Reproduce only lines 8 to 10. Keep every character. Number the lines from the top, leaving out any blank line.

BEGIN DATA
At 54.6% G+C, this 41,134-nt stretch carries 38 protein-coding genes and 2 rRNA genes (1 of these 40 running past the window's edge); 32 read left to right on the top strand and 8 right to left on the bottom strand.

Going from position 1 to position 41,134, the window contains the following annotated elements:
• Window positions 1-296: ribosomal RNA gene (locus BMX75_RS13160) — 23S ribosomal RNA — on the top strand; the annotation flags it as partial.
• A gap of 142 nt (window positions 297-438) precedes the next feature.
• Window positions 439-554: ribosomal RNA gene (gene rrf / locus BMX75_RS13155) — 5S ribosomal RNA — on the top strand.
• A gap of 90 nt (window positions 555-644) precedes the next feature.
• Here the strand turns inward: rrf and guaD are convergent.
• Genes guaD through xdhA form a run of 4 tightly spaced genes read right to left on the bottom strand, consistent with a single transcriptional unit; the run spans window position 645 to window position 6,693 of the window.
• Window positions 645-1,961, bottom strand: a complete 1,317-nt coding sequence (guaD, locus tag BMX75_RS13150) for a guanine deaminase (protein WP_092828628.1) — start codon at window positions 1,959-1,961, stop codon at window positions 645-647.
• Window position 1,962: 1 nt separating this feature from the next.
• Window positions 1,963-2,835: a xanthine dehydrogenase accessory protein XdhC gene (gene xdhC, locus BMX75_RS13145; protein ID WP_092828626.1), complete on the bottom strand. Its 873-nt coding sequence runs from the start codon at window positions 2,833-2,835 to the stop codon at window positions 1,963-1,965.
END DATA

• Genes guaD through xdhA form a run of 4 tightly spaced genes read right to left on the bottom strand, consistent with a single transcriptional unit; the run spans window position 645 to window position 6,693 of the window.
• Window positions 645-1,961, bottom strand: a complete 1,317-nt coding sequence (guaD, locus tag BMX75_RS13150) for a guanine deaminase (protein WP_092828628.1) — start codon at window positions 1,959-1,961, stop codon at window positions 645-647.
• Window position 1,962: 1 nt separating this feature from the next.